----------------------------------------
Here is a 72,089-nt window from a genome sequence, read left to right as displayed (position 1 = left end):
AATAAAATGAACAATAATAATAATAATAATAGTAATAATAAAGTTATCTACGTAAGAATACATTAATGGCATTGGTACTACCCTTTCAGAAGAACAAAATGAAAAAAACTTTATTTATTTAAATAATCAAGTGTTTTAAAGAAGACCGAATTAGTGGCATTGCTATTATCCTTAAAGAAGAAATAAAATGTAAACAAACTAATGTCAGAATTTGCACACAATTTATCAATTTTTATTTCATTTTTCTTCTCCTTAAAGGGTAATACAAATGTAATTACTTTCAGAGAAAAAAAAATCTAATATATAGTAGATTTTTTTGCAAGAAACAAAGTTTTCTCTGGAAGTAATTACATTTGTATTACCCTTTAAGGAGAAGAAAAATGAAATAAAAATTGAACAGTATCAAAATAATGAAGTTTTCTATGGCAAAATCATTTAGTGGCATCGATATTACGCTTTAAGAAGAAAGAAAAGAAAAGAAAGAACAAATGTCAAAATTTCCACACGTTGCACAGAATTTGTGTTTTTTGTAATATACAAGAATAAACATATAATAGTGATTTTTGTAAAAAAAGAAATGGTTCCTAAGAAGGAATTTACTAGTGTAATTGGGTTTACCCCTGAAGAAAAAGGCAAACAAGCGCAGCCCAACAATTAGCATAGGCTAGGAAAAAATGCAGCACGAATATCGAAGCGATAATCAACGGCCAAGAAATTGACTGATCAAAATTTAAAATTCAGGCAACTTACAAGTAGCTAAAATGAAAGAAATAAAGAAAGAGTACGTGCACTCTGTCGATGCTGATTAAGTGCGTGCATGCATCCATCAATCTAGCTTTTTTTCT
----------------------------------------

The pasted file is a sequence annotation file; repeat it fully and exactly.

Here is a 72,089-nt window from a genome sequence, read left to right as displayed (position 1 = left end):
AATAAAATGAACAATAATAATAATAATAATAGTAATAATAAAGTTATCTACGTAAGAATACATTAATGGCATTGGTACTACCCTTTCAGAAGAACAAAATGAAAAAAACTTTATTTATTTAAATAATCAAGTGTTTTAAAGAAGACCGAATTAGTGGCATTGCTATTATCCTTAAAGAAGAAATAAAATGTAAACAAACTAATGTCAGAATTTGCACACAATTTATCAATTTTTATTTCATTTTTCTTCTCCTTAAAGGGTAATACAAATGTAATTACTTTCAGAGAAAAAAAAATCTAATATATAGTAGATTTTTTTGCAAGAAACAAAGTTTTCTCTGGAAGTAATTACATTTGTATTACCCTTTAAGGAGAAGAAAAATGAAATAAAAATTGAACAGTATCAAAATAATGAAGTTTTCTATGGCAAAATCATTTAGTGGCATCGATATTACGCTTTAAGAAGAAAGAAAAGAAAAGAAAGAACAAATGTCAAAATTTCCACACGTTGCACAGAATTTGTGTTTTTTGTAATATACAAGAATAAACATATAATAGTGATTTTTGTAAAAAAAGAAATGGTTCCTAAGAAGGAATTTACTAGTGTAATTGGGTTTACCCCTGAAGAAAAAGGCAAACAAGCGCAGCCCAACAATTAGCATAGGCTAGGAAAAAATGCAGCACGAATATCGAAGCGATAATCAACGGCCAAGAAATTGACTGATCAAAATTTAAAATTCAGGCAACTTACAAGTAGCTAAAATGAAAGAAATAAAGAAAGAGTACGTGCACTCTGTCGATGCTGATTAAGTGCGTGCATGCATCCATCAATCTAGCTTTTTTTCT